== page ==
The group working to bring Ayre’s and Jacobs’s vision to fruition also includes:
- Assistant GM Ally Mackay, a former agent and Scotsman who played for Jacobs at the University of Evansville and worked with longtime player agent Patrick McCabe at the Stellar Soccer agency
- Retired MLS fullback Chance Myers, the No. 1 pick in the 2008 SuperDraft and a 10-year league veteran who now heads Nashville’s scouting operations
- An analytics specialist with a neuroscience background named Oliver Miller-Farrell, who arrived from a stint with Opta and the Perform Group.
It is a group that to some will sound a familiar tone from Ayre's time at Liverpool, when he was part of a selection of experts from across departments that came together to identify potential transfer targets. Once derided as a so-called "transfer committee," it has produced undoubted success, landing signings like Roberto Firmino, Sadio Mane, Philippe Coutinho and later Mohamed Salah that helped turn Liverpool into the champions of Europe.
In Nashville, Jacobs often gathers the group to discuss a range of technical decisions, from evaluating potential signings to building out NSC’s newly-hatched academy and beyond. No matter the topic at hand, an egalitarian sensibility reigns.
“The table we meet at, it's a roundtable,” explained Jacobs, an idea he transplanted from his time as an assistant coach at Duke University. “And that may sound cliched or hokey, but the roundtable is really important to me … So when you're in there, doors closed, we’re all the same. It's not like weighted or valued as far as whose opinion means more.
Nashville's brain trust (L to R): Chance Myers, Ally Mackay, Mike Jacobs, Gary Smith, Ian Ayre | Nashville SC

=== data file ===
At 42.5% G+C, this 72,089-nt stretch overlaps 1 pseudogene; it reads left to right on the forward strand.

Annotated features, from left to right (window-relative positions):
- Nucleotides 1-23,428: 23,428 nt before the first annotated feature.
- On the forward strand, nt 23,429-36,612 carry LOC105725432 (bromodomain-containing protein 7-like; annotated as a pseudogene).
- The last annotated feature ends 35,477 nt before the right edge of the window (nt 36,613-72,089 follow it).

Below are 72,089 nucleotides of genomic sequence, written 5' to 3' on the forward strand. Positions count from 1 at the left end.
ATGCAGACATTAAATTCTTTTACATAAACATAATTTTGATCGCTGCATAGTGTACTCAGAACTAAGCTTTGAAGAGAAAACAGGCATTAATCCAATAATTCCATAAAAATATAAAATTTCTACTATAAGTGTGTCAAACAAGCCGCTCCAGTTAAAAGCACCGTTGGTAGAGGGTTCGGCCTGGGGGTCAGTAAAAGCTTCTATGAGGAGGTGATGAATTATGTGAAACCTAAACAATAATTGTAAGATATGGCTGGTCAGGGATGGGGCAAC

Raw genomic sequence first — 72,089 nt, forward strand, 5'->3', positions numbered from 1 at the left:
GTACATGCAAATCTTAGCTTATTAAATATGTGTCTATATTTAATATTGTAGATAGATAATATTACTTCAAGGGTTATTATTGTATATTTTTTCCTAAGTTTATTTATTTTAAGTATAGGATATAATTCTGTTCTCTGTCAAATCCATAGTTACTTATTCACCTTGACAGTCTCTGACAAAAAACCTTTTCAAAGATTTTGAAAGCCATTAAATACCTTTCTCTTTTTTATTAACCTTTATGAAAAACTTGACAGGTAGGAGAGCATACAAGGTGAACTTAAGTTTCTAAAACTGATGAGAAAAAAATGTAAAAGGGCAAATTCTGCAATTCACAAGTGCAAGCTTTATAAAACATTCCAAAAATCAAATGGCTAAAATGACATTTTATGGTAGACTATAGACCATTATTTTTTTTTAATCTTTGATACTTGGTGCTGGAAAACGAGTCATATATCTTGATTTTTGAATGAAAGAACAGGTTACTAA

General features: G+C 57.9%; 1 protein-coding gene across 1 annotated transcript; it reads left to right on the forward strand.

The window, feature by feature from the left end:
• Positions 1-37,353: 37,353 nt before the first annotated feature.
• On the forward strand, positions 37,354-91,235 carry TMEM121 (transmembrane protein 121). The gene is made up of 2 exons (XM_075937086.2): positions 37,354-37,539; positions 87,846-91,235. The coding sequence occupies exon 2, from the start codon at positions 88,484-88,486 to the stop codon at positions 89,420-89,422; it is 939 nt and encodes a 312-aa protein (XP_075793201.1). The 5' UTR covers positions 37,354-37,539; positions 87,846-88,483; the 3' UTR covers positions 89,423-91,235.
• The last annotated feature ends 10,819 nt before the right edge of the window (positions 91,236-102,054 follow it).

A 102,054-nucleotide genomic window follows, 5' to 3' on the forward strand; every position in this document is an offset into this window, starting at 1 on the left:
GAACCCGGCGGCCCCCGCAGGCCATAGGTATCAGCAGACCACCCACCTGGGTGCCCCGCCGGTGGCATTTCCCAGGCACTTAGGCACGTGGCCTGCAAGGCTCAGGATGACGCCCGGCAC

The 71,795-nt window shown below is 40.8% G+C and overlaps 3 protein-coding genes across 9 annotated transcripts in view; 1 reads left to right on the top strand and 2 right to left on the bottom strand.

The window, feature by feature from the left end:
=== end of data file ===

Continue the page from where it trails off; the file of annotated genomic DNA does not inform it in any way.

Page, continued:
“None of us here are the smartest guy in the room. We don’t have all the answers. And I think that we're going into this very open-minded about the fact that this is going to be a very challenging project. So for us, we're expecting the mistakes. We're expecting to not hit on all our guys that we selected. And we're expecting, at times, the tactics not to work.”
Jacobs has, with tongue partially in cheek, referred to NSC as “SKC South,” and there is some Sporting DNA present, no shock given that club’s consistent success in a smaller market and mid-range budget. Myers spent most of his playing career in KC, where animated locker-room discussions with the likes of Benny Feilhaber and Ike Opara helped foster his interest in his current gig.
“I would always have conversation with [Jacobs] when he was in Kansas City. I'd sit down with Benny and Ike, and we’d just [say], ‘alright, how does this guy fit? How's LA fitting guys into their salary cap? How's New York – where did they find this guy? What league did he come from?’” recalled Myers.